75. Development of The Nails

  1. Nails are modifications of the epidermis and correspond to the claws and hoofs of lower animals
    1. THE FIRST INDICATION of a nail is foreshadowed at week 10 by a thickened area of epidermis, the nail field, seen on the dorsum of each digit
      1. The adjoining area, on each side and at the base of the field, tends to overgrow the field, giving rise to shallow lateral nailfolds which continue into a much deeper proximal nailfold that extends nearly to the proximal end of the terminal phalanx
      2. Development at the tips of the fingers precedes the development of the toenails
    2. THE MATERIAL of the true nail is developed within the underlayer of the proximal nailfold (although the primitive nail field undergoes some local cornification and forms a so-called false nail). This layer is named the matrix
      1. During month 5, specialized keratin fibrils differentiate in the matrix layer, without having passed through a keratohyalin or eleidin stage (ordinary method of cornification)
      2. The keratinized cells flatten and consolidate into the compact tissue of which the nail plate is composed
      3. Thus, the nail substance differentiates in the proximal nailfold as far distal as the outer edge of the lunula (the whitish crescent at the base of the exposed nail)
      4. Beyond the lunula, the nail plate merely shifts progressively over the nail bed and reaches the tip of the finger about 1 month before birth
      5. The dermis, beneath the nail, is thrown into parallel longitudinal folds to produce the characteristic ridges and grooves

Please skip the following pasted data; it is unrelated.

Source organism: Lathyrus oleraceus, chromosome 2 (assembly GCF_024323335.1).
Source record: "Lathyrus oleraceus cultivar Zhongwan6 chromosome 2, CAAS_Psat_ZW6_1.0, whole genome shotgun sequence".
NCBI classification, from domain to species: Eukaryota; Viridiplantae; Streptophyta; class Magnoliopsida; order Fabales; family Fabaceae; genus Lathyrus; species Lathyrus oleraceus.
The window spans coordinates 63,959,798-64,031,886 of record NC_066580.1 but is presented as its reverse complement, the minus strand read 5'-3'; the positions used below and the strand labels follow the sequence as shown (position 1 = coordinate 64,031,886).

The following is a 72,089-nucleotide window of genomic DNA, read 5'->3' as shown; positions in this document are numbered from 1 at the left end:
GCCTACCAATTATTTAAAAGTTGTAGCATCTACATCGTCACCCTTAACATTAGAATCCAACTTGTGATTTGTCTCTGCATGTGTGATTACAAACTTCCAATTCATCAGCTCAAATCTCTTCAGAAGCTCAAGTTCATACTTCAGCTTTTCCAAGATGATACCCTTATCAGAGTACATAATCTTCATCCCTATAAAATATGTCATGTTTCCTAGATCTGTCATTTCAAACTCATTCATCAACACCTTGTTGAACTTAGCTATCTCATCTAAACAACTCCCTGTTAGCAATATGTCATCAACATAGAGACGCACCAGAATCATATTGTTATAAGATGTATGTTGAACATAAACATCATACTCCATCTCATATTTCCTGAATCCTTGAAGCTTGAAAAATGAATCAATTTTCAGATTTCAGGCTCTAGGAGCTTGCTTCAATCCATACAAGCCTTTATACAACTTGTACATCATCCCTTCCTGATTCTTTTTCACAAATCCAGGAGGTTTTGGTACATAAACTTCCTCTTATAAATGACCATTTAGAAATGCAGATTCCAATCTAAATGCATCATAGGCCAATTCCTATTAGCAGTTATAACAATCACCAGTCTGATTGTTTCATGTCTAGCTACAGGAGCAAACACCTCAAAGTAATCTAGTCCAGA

3. THE STRATUM CORNEUM AND PERIDERM of the epidermis, for a time, cover completely the free nail and are jointly referred to as the eponychium
      1. This layer, in late fetuses, is lost except for horny portions that continue to adhere to the nail plate along the curved rim of the nailfold (the cuticle)
    4. UNDERNEATH THE FREE END of the nail, the epidermal cells also accumulate to form a piled-up epidermal mass, the hyponychium, or substance beneath the nail
  2. Nail anatomy
    1. THE HORNY ZONE of the nail is composed of hard keratin and has a distal, exposed part or body, and a proximal, hidden portion, the root
      1. The root is covered by a prolongation of the stratum corneum of the skin which is composed of soft keratin and is called the eponychium
      2. The lunula or "half-moon" lies distal to the eponychium and is a part of the horny zone which is opaque to the underlying capillaries
      3. The horny zone of the nail is attached to the underlying nail bed
      4. The matrix, or proximal part of the nail bed, produces hard keratin
      5. The fingernails reach the fingertips by week 32, and the toenails reach the toe tops by week 36
      6. On the average, after birth, the nail grows about 0.5 mm a week. They grow faster in the summer than in the winter; growth is also age dependent
  3. Malformations of the hair and nails
    1. CONGENITAL ALOPECIA (atrichia congenita): fetal loss or absence of hair may occur by itself or with other skin derivative abnormalities
    2. HYPERTRICHOSIS: excessive hairiness due to the development of supernumerary follicles or persistence of fetal hair that normally disappears
    3. ANONYCHIA: partial or complete absence of the nails due to a failure of the matrix to form or give origin to the nails
    4. MISSHAPEN NAILS are a common occurrence

development of the nails: image #1